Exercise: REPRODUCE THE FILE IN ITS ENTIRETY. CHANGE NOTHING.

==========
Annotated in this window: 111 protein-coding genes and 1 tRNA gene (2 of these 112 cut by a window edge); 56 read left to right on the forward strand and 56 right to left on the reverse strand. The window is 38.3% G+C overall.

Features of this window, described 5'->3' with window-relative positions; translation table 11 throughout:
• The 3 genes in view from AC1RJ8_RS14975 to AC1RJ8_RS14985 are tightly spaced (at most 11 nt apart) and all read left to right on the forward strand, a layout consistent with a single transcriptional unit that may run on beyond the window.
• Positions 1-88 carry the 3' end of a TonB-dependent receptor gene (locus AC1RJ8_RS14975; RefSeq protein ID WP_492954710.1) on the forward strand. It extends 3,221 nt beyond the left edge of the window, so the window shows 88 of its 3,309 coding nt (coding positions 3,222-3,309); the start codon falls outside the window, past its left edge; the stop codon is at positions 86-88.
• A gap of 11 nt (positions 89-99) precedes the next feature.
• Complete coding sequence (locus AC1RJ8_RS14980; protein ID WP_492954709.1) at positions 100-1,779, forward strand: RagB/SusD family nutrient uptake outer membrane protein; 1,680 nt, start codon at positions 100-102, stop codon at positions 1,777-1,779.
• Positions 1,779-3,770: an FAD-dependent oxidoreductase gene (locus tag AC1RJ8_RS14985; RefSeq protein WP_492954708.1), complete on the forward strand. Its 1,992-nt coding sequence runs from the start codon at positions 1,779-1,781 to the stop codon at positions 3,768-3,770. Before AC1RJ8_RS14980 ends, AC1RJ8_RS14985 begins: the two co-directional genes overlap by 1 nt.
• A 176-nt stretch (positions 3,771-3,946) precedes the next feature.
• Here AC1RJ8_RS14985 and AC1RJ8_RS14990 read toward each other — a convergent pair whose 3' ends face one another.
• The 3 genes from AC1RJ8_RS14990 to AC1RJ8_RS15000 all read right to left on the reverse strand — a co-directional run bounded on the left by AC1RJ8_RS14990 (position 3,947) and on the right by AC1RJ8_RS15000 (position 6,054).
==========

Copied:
Annotated in this window: 111 protein-coding genes and 1 tRNA gene (2 of these 112 cut by a window edge); 56 read left to right on the forward strand and 56 right to left on the reverse strand. The window is 38.3% G+C overall.

Features of this window, described 5'->3' with window-relative positions; translation table 11 throughout:
• The 3 genes in view from AC1RJ8_RS14975 to AC1RJ8_RS14985 are tightly spaced (at most 11 nt apart) and all read left to right on the forward strand, a layout consistent with a single transcriptional unit that may run on beyond the window.
• Positions 1-88 carry the 3' end of a TonB-dependent receptor gene (locus AC1RJ8_RS14975; RefSeq protein ID WP_492954710.1) on the forward strand. It extends 3,221 nt beyond the left edge of the window, so the window shows 88 of its 3,309 coding nt (coding positions 3,222-3,309); the start codon falls outside the window, past its left edge; the stop codon is at positions 86-88.
• A gap of 11 nt (positions 89-99) precedes the next feature.
• Complete coding sequence (locus AC1RJ8_RS14980; protein ID WP_492954709.1) at positions 100-1,779, forward strand: RagB/SusD family nutrient uptake outer membrane protein; 1,680 nt, start codon at positions 100-102, stop codon at positions 1,777-1,779.
• Positions 1,779-3,770: an FAD-dependent oxidoreductase gene (locus tag AC1RJ8_RS14985; RefSeq protein WP_492954708.1), complete on the forward strand. Its 1,992-nt coding sequence runs from the start codon at positions 1,779-1,781 to the stop codon at positions 3,768-3,770. Before AC1RJ8_RS14980 ends, AC1RJ8_RS14985 begins: the two co-directional genes overlap by 1 nt.
• A 176-nt stretch (positions 3,771-3,946) precedes the next feature.
• Here AC1RJ8_RS14985 and AC1RJ8_RS14990 read toward each other — a convergent pair whose 3' ends face one another.
• The 3 genes from AC1RJ8_RS14990 to AC1RJ8_RS15000 all read right to left on the reverse strand — a co-directional run bounded on the left by AC1RJ8_RS14990 (position 3,947) and on the right by AC1RJ8_RS15000 (position 6,054).